While Stringer is insightful in discussing the present baggage of evangelism, he is less clear on how, precisely, we should possess it. Suppose we recognize the harm caused by toxic forms of evangelism, so what? The Roman Catholic Church could, if it wanted, excommunicate the bishops and priests who have defiled the name of the Church. But the evangelical movement cannot do that – unless by “excommunicate” we mean exerting our energies in the public relations and media arenas to deny the evangelical label to those who use it in a way that we do. think harmful.
However we presume to set these limits, what makes us think that the losers would willingly hold themselves accountable for whatever is dictated by the winners? This would take us straight back to the path Stringer rightly dismisses as unproductive: spreading the word evangelical to avoid being tainted with a compromised brand – or, worse yet, to abandon and cover up those who wish to use the gospel as a vehicle for political mobilization, financial swindle, or ethno-nationalist populism.
Further, Stringer convincingly argues that withdrawing from evangelism is in itself an aspect of mainstream culture privilege. After all, he notes, when Muslims and Mormons are faced with scandals or stereotypes, they can’t just change their names to increase their favor ratings. He rightly observes that a refusal to be called “evangelical” can easily fall back into the fundamentalist assumption that only we are true Christians. And from there, it is only a short step to removing any border between being a Christian and being “one of us”.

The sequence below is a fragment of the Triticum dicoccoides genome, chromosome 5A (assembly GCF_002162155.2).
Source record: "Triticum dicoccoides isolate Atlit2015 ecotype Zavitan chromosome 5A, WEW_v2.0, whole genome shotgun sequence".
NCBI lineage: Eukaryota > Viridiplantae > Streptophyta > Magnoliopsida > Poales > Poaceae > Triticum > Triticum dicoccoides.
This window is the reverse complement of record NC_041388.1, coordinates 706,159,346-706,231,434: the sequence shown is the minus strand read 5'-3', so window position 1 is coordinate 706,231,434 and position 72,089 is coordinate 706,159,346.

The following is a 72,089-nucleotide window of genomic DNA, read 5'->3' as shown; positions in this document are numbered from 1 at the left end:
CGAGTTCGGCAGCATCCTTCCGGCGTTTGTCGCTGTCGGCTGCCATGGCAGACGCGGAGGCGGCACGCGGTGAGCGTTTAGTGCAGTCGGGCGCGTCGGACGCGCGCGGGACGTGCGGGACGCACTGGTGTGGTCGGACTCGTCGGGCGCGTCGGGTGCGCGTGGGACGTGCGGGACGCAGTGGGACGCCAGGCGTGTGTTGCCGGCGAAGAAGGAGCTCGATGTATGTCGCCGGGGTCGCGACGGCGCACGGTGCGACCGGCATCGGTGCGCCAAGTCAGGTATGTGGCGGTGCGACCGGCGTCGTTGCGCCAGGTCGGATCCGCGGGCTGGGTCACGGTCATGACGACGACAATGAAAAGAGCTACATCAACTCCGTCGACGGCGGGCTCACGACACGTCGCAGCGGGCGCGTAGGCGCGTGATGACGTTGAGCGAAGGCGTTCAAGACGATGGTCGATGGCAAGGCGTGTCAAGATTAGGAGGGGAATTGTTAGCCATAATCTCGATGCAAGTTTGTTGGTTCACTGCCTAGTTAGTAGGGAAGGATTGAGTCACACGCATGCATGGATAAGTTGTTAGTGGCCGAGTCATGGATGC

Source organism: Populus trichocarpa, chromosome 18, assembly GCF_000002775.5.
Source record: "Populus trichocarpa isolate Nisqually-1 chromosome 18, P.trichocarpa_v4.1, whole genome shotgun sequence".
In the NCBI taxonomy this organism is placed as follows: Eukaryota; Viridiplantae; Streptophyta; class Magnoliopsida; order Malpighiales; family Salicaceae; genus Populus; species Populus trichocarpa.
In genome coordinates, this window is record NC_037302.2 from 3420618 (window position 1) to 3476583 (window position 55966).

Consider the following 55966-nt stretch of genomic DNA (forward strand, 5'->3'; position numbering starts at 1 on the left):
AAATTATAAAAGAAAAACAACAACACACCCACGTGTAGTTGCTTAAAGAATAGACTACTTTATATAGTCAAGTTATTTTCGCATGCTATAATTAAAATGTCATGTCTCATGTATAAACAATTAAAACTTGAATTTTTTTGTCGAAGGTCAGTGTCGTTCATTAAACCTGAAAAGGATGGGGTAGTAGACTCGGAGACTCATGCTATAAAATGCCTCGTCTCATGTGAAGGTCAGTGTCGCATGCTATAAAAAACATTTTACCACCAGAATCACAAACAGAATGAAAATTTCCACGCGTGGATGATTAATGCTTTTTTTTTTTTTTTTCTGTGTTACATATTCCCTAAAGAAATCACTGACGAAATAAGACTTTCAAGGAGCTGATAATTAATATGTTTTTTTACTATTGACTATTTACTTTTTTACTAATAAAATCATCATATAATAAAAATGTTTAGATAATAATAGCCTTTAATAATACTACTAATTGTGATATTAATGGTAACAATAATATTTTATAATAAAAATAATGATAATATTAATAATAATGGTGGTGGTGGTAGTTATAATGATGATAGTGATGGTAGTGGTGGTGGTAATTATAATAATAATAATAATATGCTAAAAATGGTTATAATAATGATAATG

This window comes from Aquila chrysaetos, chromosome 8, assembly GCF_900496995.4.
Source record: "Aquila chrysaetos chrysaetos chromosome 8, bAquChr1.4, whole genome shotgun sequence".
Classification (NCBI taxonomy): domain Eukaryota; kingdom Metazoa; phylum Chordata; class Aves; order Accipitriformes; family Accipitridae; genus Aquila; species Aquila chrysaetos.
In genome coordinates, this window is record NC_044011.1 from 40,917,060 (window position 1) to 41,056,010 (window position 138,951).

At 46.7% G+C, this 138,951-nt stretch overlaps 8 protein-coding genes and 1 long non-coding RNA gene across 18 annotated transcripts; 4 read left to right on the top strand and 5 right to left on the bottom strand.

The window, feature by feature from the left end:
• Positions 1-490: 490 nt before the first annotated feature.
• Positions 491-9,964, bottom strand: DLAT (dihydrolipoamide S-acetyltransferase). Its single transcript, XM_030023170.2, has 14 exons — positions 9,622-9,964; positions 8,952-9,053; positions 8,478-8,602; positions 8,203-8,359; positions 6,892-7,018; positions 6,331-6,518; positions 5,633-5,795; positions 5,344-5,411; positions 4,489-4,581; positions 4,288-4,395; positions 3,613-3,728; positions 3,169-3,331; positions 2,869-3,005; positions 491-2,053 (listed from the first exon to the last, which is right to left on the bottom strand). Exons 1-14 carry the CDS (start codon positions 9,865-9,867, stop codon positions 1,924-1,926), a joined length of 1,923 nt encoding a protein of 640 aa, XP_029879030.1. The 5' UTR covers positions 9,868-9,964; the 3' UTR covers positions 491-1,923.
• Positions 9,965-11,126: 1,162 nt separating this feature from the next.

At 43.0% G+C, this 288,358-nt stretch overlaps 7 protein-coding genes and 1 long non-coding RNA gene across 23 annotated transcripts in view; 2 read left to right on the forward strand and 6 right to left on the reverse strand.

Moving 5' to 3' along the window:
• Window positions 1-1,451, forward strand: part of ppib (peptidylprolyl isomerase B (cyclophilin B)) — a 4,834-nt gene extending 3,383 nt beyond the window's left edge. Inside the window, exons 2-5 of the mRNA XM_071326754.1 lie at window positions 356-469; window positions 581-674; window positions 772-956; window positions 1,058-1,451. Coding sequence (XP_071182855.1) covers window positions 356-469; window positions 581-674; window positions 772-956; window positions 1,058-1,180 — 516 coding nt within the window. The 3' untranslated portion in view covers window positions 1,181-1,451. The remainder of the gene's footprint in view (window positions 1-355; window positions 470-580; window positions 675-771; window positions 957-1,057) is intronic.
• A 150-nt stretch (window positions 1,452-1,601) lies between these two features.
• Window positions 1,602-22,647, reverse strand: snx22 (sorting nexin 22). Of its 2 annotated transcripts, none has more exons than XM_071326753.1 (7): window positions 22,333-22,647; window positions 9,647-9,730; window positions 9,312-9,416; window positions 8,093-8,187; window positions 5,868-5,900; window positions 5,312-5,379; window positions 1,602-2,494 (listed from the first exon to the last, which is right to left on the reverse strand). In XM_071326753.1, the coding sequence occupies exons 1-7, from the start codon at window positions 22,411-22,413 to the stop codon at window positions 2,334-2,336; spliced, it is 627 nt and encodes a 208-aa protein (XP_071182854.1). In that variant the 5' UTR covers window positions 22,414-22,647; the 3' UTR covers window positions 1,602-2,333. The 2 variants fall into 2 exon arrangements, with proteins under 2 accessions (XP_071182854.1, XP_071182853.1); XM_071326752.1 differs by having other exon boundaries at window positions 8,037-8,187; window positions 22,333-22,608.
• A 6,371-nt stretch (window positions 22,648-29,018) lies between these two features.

Stand up and stay
“Make no mistake: there is a big mess to clean up in American evangelism,” Stringer writes, “but that starts with admitting that we live here. As he explains, this means being aware of both the strengths of our evangelical heritage (which he appreciates without resorting to public relations tricks) and of our sins (which he describes without going into cynicism. ). And while declining the exvangelical option himself, he models compassion and empathy for leavers.
While most of Stringer’s suggestions for renewal are compelling, a couple seem better suited to The United Church of Christ than evangelism. This includes changing the lyrics to “Hark! The Herald Angels Sing ”to be more gender inclusive. We have many examples of evangelical men abusing and ignoring women; focusing on Charles Wesley sounds like a case of misplaced priorities.
I also wonder if Stringer expects too much from evangelism, which is ultimately a generic descriptor, not a covenant body. After all, the church, not evangelicalism, is our mother. Maybe evangelism can be a very good teacher at best, sending us back to Mother in the afternoon but never trying to replace her.
That said, Stringer’s book offers a hopeful load of evangelicals (whatever their name) to stand and stay, to cultivate the evangelical shared space and to leave it better than we have found it. . At that, I find myself, like my students, nodding my head and saying, “Good enough. “
Russell Moore leads the Public Theology Project at Christianity today.